# Gravitational force and acceleration in General Relativity.

P: 3,967
 Quote by starthaus I showed you why your solution was wrong, you can't "fiddle" or "guess" the correct solutions,
You can if you are lucky and it looks like I was.

Actually it wasn't luck. I just refer to conclusions that are rigorously derived by other people that know what they are doing.
P: 1,568
 Quote by kev If you are refering to this thread http://www.physicsforums.com/showthr...397403&page=11 then it clear that atyy, George Jones and Dalespam showed you were wrong and no one supported your argument. If fact Dalespam gave a lengthy, rigorous and very impressive demonstration that you were wrong starting at #165 of that thread and ending at #169.
I knew you were going to go there. I don't know why you would do that since there were so many calculus errors that you made in that thread. As to the proof produced by Dalespam, I repeatedly pointed out the error in his approach so, in the end, we agreed to disagree. If you want to discuss more on the subject of transformation of centripetal acceleration in SR, we can do it in the appropriate thread.
P: 355
 Quote by kev One thing that always confused me was this statement from http://www.mathpages.com/rr/s6-04/6-04.htm : At the apogee r = R where dr/dt = 0 the quantity in the square brackets is unity and this equation reduces to $$\frac{d^2r}{d\tau^2} = \frac{GM}{r^2} \; \; \; (6)$$ This is a measure of the acceleration of a static test particle at the radial parameter r. I always took that to mean that the proper acceleration of the static test particle is given by (6) but...
Right, this is the radial acceleration of our test particle as measured against the coordinate r. But this isn't the acceleration measured by our test particle. It's what we'd get if we parallel transported the acceleration vector all the way to infinity and then asked the observer at infinity how much acceleration he would measure if he had that acceleration vector.

To get the acceleration measured by our observer at r, you need to measure the acceleration vector in the orthonormal basis used by an observer at r. So the observed acceleration is
$$\frac{d^2 x^\alpha}{d\tau^2} \cdot \hat e^r$$
Where $$|\hat e^r|^2=1$$ and $$\frac{d x^a}{d\tau} \cdot \hat e^r = 0$$. e^r is directed toward larger r value.

It is very important to remember that formula for the dot product involves the metric.
Because our observer is at constant r, just like our observer at infinity, we can choose $$\hat e^r$$ to be in the same direction as the observer @ infinity's radial vector, but
$$\hat e^r$$ has a different length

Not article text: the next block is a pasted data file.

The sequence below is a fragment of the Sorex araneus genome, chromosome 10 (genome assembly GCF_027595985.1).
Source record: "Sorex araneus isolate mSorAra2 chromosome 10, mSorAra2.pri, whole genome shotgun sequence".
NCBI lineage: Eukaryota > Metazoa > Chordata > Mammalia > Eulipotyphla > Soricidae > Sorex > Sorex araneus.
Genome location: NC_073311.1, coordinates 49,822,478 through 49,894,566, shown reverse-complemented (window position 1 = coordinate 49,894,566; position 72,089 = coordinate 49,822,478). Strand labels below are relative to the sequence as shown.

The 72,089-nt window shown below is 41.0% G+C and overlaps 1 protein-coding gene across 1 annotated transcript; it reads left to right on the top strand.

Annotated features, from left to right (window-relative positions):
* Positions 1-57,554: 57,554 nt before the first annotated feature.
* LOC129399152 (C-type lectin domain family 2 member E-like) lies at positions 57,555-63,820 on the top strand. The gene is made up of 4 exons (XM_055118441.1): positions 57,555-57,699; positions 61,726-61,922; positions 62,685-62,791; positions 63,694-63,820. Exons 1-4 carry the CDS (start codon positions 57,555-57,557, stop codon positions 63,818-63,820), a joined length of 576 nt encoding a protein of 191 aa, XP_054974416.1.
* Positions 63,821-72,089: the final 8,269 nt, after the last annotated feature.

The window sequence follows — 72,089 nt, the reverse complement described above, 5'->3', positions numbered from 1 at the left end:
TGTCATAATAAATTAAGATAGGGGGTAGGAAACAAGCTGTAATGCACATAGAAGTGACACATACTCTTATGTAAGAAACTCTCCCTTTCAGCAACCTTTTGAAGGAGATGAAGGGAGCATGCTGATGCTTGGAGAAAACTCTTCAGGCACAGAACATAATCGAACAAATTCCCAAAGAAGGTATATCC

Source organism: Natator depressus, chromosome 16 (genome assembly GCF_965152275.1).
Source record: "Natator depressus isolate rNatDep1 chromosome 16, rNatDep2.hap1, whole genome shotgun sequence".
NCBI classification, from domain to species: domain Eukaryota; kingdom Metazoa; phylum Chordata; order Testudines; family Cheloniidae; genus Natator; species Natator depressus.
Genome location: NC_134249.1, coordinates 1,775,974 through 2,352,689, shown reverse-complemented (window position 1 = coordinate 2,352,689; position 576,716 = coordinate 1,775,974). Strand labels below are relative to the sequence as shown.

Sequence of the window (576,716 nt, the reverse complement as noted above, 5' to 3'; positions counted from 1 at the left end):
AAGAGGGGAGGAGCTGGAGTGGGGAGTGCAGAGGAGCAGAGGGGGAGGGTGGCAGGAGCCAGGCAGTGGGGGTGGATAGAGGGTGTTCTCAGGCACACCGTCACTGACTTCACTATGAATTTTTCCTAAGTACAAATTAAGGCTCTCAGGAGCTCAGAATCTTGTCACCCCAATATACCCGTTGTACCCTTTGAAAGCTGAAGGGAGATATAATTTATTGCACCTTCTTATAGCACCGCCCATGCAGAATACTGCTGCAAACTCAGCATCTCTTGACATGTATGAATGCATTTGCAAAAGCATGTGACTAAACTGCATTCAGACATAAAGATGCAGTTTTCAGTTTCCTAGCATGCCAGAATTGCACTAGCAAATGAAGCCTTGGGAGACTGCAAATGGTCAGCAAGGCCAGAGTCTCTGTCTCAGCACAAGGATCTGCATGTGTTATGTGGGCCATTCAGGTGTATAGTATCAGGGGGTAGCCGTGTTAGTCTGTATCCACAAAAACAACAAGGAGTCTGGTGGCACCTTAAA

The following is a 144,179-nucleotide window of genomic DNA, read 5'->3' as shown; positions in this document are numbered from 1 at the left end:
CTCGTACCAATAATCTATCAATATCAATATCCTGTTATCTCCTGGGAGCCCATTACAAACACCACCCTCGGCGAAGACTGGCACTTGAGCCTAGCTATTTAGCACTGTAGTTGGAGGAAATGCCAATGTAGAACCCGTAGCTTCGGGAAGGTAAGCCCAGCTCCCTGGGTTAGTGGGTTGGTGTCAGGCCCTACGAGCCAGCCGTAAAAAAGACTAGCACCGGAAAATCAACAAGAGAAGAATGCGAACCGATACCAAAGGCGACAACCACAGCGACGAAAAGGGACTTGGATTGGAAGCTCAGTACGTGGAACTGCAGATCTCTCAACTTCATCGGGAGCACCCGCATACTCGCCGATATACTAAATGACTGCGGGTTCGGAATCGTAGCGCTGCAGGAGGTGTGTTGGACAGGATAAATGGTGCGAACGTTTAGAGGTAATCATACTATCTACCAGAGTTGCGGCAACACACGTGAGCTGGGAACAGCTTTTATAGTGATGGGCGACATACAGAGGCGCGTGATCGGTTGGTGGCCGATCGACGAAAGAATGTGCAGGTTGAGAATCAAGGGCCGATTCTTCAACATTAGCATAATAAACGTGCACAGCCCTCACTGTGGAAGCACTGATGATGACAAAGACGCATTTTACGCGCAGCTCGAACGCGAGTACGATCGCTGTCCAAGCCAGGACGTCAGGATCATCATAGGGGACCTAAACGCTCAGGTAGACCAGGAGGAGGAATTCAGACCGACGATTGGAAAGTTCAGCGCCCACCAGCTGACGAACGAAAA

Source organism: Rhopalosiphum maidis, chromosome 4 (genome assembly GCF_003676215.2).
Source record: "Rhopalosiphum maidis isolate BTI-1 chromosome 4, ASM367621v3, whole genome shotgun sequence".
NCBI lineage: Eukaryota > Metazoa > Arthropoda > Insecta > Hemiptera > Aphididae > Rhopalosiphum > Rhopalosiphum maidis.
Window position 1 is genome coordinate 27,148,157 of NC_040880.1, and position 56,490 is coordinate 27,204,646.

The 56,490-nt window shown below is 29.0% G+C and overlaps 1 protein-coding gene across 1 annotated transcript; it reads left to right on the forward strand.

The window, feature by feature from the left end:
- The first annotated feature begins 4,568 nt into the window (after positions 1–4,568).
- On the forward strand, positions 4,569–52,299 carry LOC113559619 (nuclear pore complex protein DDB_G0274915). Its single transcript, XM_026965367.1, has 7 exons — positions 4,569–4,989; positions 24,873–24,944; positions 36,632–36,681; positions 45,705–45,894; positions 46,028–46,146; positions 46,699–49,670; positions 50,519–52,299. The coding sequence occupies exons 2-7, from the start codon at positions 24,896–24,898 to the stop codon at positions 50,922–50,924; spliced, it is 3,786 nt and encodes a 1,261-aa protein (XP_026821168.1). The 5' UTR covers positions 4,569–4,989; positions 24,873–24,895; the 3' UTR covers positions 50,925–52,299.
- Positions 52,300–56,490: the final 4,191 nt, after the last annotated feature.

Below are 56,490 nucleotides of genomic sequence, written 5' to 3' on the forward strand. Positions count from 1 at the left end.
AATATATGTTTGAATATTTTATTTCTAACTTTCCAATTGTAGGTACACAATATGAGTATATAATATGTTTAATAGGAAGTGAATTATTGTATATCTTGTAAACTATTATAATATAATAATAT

(remember, a length of a vector is only defined at a point in spacetime. If we put both of these vectors at the same point, then e^r is bigger by a factor of (1-2M/R)^(-1/2))
P: 3,967
 Quote by starthaus I knew you were going to go there. I don't know why you would do that since there were so many calculus errors that you made in that thread. As to the proof produced by Dalespam, I repeatedly pointed out the error in his approach so, in the end, we agreed to disagree. If you want to discuss more on the subject of transformation of centripetal acceleration in SR, we can do it in the appropriate thread.
In that thread it took over 150 posts and a lot of bickering to play the "guess what Starthaus is thinking" game when you could have simply stated what you were thinking in one or two posts and now it seems you want to play that game again in this thread.

So far, in our new "guess what Starthaus is thinking" game, I have guessed in #15 that you are thinking that the relationship between the proper time and the coordinate time of a stationary particle is given by:

$$\frac{dt}{dS} = \frac{k}{1-2m/r}$$

and you have not denied it. Right there is a mistake in your thinking.
Mentor
P: 17,509
 Quote by starthaus As to the proof produced by Dalespam, I repeatedly pointed out the error in his approach so, in the end, we agreed to disagree.
We certainly can go back and do this again if you wish. My derivation and my results are correct, the "error" you pointed out comes straight from the reference (Gron) that you agreed to use, and your error lies in not knowing what proper acceleration is.
P: 355
 Quote by starthaus I checked, the two solutions produce different answers. As to rudeness, look at his tone.
If you got different answers by the 2 methods, then you were doing something wrong. I've checked kev's original answer with a few different sources as well as with my own work, and he made no mistakes at all. I also checked your formulas (the few that you wrote), and they were going in the right direction. You never got very far with them though, and your later comments suggest to me that you probably don't know the correct way to proceed.

In particular, you mention dr/ds as being the proper speed, but this is incorrect. The observer at r has to deal with length contraction in addition to the time dilation that you handled. He measures a dr'/ds, not dr/ds.
Working with 4-vectors instead of the individual coordinates leads to a much cleaner treatment that allows you to transform between observers' measurements easily.

Attacking someone and insisting that they are wrong just because they didn't show their work (which he said he would if you asked) usually doesn't get you a nice response...

Anyway, the question's been cleared up..
P: 1,568
 Quote by kev In that thread it took over 150 posts and a lot of bickering
It is not my problem that you had so much trouble with getting a few basic derivatives correct <shrug>. So many errors in your math makes it so painful teaching you.
P: 1,568